Monday, August 3, will mark a milestone in my life. Forty years ago, I made a decision that profoundly changed me. From my Deliverance From Jericho (Six Years in a Blind School) memoir, here is the story of how I started on a spiritual journey that continues to this day. My hope is that you'll follow the same path that I did back then.
"Sharon's mom is having a Vacation Bible School in her basement. She wants me to invite everybody I know. Would you like to come?" Diane invited.
At first I felt ambivalent, remembering what happened the previous summer. "I suppose so," I said after thinking it over, "I can always go home if I don't like it."
Diane and I attended all five days of this home-based Vacation Bible School. I came expecting to enjoy Kool-Aid, cookies, and stories. To my amazement, I received a much more valuable truth in the curriculum.
Once we were settled down, Mrs. Blacklock began her lesson. "Did you know that you can have a personal relationship with Jesus?" she asked. As I had never heard that doctrine before, I listened all the more intently.
"The Bible says that we are all sinners and that nobody is good enough to go to heaven," she continued. "Going to church is nice but it won't save you on Judgment Day. Only believing in Jesus Christ will save you from going to hell."
I felt shocked. Could this honestly be true? No one told me about that before. I thought only wicked people went to hell.
"If you give your life to Jesus, he will come into you and live in your heart." This sounded impossible too. Jesus was up in heaven and God appeared uninvolved with his creation.
As she outlined how Christ died to pay for our sins and that we could be forgiven because he took our punishment, my heart stirred within me. Could this actually be true?
Then Mrs. Blacklock told the story of Nicodemus and how he was an outstanding religious teacher in Israel. Even with all his education and status, he had no understanding of what it meant to be born again. Suddenly, I realized the meaning of what Jesus said.
A few years previously, a Christian clown visited Jericho and performed magic tricks in the boys' Playroom. Along with the usual vanishing objects and interlocking hoops, this man told us how Nicodemus met Christ late one night. It was merely one of many Bible stories to me then. Now I realized that it applied to me as well.
I pondered what Mrs. Blacklock taught us all during the week. As at previous Vacation Bible Schools, I coloured, memorized Bible verses, and listened to Bible stories. Mrs. Blacklock handed out Gos-pills for correct answers. They were actually jelly beans but I savoured the play on words. Mrs. Blacklock also pretended they were vitamins as she handed them out and urged us to, "Vite 'em in to Sunday School." She then told us about her church and the fun we would have while attending it.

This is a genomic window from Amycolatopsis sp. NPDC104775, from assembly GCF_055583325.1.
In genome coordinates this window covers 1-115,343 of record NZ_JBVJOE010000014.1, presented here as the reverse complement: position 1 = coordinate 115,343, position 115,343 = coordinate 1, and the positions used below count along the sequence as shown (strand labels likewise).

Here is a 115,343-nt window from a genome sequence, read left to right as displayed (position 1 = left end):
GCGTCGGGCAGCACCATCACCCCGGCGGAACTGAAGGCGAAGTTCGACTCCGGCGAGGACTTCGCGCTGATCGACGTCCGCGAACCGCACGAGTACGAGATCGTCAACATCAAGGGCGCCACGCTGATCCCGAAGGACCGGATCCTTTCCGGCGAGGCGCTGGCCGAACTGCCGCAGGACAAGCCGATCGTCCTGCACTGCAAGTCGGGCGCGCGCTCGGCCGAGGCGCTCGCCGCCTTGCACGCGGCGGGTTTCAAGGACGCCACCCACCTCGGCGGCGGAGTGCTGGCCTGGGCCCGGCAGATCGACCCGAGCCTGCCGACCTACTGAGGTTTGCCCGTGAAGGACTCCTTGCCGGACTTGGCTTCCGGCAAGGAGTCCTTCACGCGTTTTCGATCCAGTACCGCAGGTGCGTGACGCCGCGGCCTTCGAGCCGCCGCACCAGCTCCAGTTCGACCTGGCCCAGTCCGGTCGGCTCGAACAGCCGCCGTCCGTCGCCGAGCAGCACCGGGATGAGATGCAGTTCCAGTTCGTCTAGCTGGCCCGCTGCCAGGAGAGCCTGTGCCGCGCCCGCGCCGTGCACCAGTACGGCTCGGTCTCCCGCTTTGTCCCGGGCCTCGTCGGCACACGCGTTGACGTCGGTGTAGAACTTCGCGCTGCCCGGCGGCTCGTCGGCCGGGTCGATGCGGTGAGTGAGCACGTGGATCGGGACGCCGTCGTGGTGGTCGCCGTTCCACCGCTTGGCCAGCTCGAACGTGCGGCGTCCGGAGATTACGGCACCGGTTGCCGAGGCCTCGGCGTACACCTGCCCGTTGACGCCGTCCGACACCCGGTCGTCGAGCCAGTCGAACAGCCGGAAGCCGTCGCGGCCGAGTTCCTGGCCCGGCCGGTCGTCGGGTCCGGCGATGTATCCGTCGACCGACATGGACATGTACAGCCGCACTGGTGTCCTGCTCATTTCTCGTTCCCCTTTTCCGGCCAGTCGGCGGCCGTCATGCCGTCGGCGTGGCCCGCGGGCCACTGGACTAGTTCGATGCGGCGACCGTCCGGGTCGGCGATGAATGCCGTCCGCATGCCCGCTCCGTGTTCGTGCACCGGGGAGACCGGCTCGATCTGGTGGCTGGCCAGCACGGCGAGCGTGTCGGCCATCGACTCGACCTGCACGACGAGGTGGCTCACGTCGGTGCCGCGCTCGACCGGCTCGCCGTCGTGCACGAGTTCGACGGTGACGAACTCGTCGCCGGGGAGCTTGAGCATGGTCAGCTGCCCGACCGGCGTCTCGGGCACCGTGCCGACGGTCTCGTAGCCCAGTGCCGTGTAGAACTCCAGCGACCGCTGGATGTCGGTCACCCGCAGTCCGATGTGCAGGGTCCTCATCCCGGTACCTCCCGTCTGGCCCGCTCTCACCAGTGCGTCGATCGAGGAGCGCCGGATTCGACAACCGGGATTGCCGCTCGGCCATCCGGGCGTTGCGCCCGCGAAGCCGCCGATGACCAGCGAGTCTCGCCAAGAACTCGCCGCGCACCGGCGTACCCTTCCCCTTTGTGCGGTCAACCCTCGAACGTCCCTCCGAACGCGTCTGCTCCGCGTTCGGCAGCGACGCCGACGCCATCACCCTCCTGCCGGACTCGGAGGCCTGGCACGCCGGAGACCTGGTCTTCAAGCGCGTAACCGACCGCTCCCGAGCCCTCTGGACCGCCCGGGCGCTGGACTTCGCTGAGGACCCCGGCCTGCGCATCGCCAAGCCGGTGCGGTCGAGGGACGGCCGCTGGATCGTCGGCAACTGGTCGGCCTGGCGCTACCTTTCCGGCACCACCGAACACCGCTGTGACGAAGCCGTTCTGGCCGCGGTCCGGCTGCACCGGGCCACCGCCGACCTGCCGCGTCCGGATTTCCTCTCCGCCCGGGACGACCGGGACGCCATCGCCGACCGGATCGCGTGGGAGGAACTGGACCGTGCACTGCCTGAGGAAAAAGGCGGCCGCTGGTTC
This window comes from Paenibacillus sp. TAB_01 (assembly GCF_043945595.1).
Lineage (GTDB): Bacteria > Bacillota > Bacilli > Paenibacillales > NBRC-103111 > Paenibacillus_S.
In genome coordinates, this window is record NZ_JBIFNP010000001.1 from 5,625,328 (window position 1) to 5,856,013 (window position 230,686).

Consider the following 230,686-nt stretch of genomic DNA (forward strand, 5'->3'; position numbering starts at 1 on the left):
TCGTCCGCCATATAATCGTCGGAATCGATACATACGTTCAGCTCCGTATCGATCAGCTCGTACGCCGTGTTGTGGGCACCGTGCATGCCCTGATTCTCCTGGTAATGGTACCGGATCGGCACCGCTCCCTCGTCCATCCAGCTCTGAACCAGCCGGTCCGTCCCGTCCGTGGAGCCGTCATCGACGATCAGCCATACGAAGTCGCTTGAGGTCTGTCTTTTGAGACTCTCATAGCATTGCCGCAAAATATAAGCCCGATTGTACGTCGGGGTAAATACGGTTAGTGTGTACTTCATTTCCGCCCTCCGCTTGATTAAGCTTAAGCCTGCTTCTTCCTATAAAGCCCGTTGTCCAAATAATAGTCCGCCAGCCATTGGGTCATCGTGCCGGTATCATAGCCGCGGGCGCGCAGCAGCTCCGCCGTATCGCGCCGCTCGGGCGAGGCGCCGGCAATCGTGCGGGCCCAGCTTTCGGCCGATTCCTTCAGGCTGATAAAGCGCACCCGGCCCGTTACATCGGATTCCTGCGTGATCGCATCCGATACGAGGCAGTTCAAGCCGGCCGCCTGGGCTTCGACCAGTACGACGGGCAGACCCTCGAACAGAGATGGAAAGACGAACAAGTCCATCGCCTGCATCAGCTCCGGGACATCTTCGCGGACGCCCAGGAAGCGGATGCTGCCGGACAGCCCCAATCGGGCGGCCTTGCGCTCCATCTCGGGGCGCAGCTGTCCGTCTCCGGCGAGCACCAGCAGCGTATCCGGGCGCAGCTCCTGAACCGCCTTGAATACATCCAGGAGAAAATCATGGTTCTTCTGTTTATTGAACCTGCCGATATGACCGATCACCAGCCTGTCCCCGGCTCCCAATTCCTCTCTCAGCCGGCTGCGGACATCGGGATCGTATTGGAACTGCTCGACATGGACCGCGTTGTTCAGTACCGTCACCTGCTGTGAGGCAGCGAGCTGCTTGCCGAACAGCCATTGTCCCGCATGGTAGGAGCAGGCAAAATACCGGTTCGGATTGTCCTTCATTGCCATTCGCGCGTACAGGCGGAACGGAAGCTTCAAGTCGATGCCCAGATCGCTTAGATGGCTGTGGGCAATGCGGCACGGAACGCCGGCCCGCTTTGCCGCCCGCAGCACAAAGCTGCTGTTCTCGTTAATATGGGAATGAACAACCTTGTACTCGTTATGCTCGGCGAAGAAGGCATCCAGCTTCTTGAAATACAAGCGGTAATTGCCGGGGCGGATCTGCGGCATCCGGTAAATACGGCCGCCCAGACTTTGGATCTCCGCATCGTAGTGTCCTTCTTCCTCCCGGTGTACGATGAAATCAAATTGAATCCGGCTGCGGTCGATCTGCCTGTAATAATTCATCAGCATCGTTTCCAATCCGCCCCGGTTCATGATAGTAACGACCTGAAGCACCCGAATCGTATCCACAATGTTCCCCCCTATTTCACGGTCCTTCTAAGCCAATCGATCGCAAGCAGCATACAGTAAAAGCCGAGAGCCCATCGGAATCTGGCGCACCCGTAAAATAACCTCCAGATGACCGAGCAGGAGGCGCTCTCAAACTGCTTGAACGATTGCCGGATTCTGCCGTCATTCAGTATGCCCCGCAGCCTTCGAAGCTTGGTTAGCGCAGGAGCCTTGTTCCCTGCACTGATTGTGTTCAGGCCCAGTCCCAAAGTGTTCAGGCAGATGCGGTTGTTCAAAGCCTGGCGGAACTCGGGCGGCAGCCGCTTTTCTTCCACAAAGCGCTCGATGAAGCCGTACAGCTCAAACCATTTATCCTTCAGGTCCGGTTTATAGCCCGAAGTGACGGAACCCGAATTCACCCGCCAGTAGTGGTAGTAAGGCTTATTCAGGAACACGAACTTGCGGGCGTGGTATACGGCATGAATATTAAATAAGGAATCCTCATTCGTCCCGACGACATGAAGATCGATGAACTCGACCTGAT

On Friday, Mrs. Blacklock asked us a life-changing question. "Would you like to invite Christ into your heart and accept him as your saviour?" Though I could think of no serious sins of which I was guilty, except for stealing the glass lumps, I decided I had nothing to lose. I raised my hand and said yes. Our teacher led us in the sinner's prayer and then she welcomed us to the family of Christ. Though I felt nothing dramatic happen, joy and a sense that God was pleased with me filled my heart.
I ran all the way home, a distance of a few blocks, after the school ended. "I've been born again!" I exclaimed to the family as I rushed through the front door. They all stared at me, saying nothing. Doubtless, Mom and my sisters thought I had lost my mind. I felt let down because I thought they would understand this important life-transforming decision I had made. Either nobody told me or I failed to understand that not everybody would comprehend my spiritual transformation.
Friday, 31 July 2009
Friday, 24 July 2009
Today is a sad anniversary for me. One year ago, my beloved Netherland Dwarf rabbit, Neutrino, died. Though I have four bunnies to keep me company, Neutrino had his own unique personality and charm. He lived in my house for eighty-two months, allowing me to become intimately familiar with his irrepressible character. As I wrote in my debut memoir, When a Man Loves a Rabbit (Learning and Living With Bunnies), he had a rough start to his life. Below is an excerpt from the book regarding Neutrino's arrival at my home.
After Sunday service one August afternoon, my friend Willy strolled up to me. "I've got this little rabbit," he began. "He's in a pen with the others, but they keep biting him. The poor guy just sits in one corner of the cage while the rest of the rabbits sit in the other. He's too small to be a meat rabbit, so I was wondering if you wanted him."